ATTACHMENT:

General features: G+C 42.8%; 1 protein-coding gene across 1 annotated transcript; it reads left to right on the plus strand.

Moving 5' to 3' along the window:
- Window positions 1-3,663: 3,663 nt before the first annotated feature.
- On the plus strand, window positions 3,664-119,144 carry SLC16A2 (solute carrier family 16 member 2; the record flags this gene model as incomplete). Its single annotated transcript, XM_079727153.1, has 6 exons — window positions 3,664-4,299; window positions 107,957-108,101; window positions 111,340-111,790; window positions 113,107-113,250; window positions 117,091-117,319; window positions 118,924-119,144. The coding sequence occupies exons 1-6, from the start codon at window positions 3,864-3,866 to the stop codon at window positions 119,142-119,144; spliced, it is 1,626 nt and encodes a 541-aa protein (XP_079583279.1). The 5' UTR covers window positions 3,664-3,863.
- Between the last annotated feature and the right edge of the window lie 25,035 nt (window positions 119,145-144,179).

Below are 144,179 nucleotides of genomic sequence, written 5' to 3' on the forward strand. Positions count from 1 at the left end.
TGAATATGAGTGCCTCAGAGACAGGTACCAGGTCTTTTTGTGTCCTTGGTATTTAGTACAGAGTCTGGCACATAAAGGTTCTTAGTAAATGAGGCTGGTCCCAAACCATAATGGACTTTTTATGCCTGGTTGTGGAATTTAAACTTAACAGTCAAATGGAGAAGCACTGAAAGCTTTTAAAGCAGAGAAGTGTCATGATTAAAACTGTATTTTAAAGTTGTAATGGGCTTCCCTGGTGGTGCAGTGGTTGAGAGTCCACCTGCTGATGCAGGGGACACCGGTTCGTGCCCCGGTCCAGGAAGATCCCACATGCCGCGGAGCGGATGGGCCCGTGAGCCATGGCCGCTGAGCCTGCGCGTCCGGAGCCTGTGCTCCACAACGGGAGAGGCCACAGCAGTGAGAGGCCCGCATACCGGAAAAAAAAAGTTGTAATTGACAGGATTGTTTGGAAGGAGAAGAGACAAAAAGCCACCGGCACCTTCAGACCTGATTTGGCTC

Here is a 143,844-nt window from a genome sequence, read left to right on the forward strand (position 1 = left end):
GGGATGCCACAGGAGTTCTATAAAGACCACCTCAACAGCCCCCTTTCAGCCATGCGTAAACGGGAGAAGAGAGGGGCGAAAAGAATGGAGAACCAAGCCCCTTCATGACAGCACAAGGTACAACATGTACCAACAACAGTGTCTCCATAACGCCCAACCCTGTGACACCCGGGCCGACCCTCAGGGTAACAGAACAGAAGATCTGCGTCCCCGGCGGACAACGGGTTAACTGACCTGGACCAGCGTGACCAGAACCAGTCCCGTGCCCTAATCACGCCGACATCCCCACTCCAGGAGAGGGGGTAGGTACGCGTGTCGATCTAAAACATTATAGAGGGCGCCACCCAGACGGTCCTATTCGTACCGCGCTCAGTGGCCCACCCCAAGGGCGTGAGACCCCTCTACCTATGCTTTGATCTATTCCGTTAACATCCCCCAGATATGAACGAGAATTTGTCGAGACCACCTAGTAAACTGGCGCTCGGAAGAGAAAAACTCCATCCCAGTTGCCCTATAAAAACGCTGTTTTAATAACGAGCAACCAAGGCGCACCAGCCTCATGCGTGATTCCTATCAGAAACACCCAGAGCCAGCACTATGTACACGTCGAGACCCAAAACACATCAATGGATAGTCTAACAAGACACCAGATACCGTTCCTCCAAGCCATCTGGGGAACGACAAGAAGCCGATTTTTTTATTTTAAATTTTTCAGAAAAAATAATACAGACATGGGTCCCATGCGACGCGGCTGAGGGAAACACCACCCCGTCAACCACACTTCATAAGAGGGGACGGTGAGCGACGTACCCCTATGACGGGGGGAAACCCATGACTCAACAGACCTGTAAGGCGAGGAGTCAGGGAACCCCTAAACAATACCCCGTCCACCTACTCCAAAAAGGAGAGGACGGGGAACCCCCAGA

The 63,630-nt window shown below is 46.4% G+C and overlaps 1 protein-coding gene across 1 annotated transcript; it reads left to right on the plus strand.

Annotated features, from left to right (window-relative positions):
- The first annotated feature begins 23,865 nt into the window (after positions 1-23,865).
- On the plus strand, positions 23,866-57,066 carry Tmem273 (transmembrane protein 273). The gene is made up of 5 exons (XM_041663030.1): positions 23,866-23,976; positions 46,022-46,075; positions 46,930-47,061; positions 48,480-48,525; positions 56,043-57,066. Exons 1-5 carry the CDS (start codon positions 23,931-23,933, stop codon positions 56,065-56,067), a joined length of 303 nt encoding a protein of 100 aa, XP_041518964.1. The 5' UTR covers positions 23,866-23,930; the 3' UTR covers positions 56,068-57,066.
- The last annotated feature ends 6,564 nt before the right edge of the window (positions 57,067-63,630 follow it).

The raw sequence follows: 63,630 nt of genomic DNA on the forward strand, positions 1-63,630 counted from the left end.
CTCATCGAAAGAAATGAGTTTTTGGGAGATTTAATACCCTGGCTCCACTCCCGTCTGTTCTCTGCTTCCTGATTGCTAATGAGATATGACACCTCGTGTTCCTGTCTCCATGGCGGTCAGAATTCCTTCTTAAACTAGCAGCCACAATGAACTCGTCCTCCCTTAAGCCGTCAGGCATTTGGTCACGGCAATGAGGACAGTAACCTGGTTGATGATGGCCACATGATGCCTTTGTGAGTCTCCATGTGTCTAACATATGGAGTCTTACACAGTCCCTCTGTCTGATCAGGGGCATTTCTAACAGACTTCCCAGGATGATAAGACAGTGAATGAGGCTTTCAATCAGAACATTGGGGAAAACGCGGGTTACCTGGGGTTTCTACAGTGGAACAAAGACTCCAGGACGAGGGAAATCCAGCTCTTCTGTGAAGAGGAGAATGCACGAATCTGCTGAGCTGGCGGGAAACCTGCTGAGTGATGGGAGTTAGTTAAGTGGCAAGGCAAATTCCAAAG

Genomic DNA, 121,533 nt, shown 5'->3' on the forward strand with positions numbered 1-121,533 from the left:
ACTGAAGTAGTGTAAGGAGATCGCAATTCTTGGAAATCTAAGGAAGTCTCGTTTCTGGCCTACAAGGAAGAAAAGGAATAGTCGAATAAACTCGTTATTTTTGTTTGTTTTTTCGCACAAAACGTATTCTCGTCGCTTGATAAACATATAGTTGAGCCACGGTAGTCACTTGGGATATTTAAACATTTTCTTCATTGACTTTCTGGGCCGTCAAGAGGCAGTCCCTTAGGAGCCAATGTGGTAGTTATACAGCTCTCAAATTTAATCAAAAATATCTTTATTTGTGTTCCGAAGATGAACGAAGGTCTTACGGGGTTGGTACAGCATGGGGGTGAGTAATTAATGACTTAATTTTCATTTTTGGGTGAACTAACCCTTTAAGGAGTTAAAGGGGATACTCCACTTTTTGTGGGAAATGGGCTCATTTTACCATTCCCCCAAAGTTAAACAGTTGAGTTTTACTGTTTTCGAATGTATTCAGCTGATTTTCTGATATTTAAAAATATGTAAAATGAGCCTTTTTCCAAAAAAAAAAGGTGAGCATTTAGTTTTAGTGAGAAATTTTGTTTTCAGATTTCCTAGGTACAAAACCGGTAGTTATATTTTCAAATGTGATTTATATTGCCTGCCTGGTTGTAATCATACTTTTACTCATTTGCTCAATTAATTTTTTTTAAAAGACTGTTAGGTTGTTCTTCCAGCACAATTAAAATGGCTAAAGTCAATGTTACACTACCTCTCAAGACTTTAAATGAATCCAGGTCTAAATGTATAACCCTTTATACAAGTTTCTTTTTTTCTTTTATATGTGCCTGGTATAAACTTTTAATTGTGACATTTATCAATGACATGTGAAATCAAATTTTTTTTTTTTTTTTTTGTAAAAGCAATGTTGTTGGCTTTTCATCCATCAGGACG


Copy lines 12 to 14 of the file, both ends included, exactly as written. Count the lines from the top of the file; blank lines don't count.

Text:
- The first annotated feature begins 23,865 nt into the window (after positions 1-23,865).
- On the plus strand, positions 23,866-57,066 carry Tmem273 (transmembrane protein 273). The gene is made up of 5 exons (XM_041663030.1): positions 23,866-23,976; positions 46,022-46,075; positions 46,930-47,061; positions 48,480-48,525; positions 56,043-57,066. Exons 1-5 carry the CDS (start codon positions 23,931-23,933, stop codon positions 56,065-56,067), a joined length of 303 nt encoding a protein of 100 aa, XP_041518964.1. The 5' UTR covers positions 23,866-23,930; the 3' UTR covers positions 56,068-57,066.
- The last annotated feature ends 6,564 nt before the right edge of the window (positions 57,067-63,630 follow it).